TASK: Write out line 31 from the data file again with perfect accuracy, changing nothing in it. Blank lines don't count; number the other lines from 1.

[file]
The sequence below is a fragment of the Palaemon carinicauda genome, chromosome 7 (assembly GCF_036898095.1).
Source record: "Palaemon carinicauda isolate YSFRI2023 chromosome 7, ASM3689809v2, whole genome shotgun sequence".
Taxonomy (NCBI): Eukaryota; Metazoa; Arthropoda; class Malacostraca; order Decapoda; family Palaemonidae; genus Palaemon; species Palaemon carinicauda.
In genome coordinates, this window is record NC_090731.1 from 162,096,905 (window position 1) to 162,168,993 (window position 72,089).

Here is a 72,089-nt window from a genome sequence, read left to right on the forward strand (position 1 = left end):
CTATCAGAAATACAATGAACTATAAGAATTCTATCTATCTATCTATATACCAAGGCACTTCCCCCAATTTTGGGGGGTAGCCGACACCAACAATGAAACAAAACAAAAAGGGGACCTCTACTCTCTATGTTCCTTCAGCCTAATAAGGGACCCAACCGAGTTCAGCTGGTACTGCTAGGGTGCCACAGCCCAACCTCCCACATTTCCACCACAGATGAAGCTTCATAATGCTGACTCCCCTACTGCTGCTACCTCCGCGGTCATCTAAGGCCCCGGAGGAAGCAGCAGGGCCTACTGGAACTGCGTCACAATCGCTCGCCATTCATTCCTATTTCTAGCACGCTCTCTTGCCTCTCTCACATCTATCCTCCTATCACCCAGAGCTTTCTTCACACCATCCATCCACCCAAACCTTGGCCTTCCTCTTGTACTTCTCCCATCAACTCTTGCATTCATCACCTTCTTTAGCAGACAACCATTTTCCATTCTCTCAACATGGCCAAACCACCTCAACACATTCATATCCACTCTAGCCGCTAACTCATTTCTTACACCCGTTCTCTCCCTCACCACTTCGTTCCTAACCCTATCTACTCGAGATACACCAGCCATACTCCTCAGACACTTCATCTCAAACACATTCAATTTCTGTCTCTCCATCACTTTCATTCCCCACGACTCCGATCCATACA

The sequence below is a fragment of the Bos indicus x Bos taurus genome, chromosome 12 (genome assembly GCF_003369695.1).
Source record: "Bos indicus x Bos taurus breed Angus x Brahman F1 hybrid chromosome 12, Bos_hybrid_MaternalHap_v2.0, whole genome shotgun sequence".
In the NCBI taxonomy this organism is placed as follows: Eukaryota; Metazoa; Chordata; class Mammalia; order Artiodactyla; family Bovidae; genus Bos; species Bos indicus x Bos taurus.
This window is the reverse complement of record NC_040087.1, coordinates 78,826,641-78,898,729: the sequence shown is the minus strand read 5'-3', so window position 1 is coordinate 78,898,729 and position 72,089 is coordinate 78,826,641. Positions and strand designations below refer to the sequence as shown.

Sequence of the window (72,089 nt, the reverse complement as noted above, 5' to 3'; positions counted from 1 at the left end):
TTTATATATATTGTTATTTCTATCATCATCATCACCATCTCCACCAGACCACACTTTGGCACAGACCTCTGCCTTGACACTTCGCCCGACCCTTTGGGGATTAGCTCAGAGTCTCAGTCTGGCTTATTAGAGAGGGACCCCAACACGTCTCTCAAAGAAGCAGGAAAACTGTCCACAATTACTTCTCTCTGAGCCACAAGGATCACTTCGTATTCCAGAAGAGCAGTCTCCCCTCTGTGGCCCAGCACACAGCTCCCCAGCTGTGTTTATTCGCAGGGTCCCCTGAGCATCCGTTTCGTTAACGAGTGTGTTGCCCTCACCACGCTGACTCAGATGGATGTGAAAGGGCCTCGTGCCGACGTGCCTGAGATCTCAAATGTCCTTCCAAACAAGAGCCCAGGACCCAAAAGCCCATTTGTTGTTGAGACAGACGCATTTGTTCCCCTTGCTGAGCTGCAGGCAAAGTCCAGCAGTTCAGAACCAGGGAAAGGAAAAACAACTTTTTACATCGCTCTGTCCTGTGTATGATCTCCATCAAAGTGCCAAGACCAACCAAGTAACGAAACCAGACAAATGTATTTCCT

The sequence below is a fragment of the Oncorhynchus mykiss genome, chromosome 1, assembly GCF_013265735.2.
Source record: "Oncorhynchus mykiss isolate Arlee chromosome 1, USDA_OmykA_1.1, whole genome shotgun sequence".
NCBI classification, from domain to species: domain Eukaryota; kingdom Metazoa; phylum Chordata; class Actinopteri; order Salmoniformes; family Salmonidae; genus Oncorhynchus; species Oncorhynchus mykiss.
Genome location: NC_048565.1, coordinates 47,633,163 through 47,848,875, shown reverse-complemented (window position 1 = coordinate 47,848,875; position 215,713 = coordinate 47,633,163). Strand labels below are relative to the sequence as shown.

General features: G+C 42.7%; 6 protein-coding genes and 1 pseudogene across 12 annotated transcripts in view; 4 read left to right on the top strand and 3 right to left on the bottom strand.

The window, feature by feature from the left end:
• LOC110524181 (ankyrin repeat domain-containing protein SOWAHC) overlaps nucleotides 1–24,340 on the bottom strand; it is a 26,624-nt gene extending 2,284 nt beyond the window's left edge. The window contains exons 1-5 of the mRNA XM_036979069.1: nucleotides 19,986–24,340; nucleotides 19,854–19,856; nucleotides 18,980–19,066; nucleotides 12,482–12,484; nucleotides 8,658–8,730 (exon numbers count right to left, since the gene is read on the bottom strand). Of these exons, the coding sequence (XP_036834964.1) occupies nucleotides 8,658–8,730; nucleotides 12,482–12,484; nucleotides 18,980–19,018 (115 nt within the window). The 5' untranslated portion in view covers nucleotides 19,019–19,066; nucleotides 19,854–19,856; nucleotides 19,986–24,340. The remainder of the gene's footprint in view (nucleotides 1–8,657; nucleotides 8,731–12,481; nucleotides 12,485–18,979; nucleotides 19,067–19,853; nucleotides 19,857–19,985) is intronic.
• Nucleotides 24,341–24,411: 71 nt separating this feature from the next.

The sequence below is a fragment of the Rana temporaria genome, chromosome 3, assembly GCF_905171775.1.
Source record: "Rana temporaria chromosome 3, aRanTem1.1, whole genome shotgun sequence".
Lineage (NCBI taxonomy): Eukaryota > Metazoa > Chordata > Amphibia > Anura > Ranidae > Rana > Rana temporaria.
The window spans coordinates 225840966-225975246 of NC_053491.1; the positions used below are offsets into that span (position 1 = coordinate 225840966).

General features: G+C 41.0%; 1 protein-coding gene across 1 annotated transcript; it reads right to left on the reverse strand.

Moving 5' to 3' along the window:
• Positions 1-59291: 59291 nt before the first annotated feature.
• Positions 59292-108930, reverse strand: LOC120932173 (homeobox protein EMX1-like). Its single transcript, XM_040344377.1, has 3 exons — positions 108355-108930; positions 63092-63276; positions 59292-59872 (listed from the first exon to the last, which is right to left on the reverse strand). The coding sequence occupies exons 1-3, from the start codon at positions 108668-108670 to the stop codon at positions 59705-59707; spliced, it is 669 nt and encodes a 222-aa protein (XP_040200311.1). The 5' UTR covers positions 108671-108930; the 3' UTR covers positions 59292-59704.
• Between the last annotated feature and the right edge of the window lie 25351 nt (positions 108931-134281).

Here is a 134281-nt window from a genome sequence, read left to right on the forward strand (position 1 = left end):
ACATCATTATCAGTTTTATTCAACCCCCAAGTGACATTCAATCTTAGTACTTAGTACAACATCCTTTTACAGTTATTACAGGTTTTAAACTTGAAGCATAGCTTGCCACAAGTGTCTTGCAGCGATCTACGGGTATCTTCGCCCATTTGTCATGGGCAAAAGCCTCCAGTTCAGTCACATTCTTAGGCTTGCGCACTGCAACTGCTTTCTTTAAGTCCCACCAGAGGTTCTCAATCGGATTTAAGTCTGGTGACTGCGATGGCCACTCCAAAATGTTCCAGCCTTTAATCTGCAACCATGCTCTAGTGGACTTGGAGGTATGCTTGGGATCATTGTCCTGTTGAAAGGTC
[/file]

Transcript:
ACATCATTATCAGTTTTATTCAACCCCCAAGTGACATTCAATCTTAGTACTTAGTACAACATCCTTTTACAGTTATTACAGGTTTTAAACTTGAAGCATAGCTTGCCACAAGTGTCTTGCAGCGATCTACGGGTATCTTCGCCCATTTGTCATGGGCAAAAGCCTCCAGTTCAGTCACATTCTTAGGCTTGCGCACTGCAACTGCTTTCTTTAAGTCCCACCAGAGGTTCTCAATCGGATTTAAGTCTGGTGACTGCGATGGCCACTCCAAAATGTTCCAGCCTTTAATCTGCAACCATGCTCTAGTGGACTTGGAGGTATGCTTGGGATCATTGTCCTGTTGAAAGGTC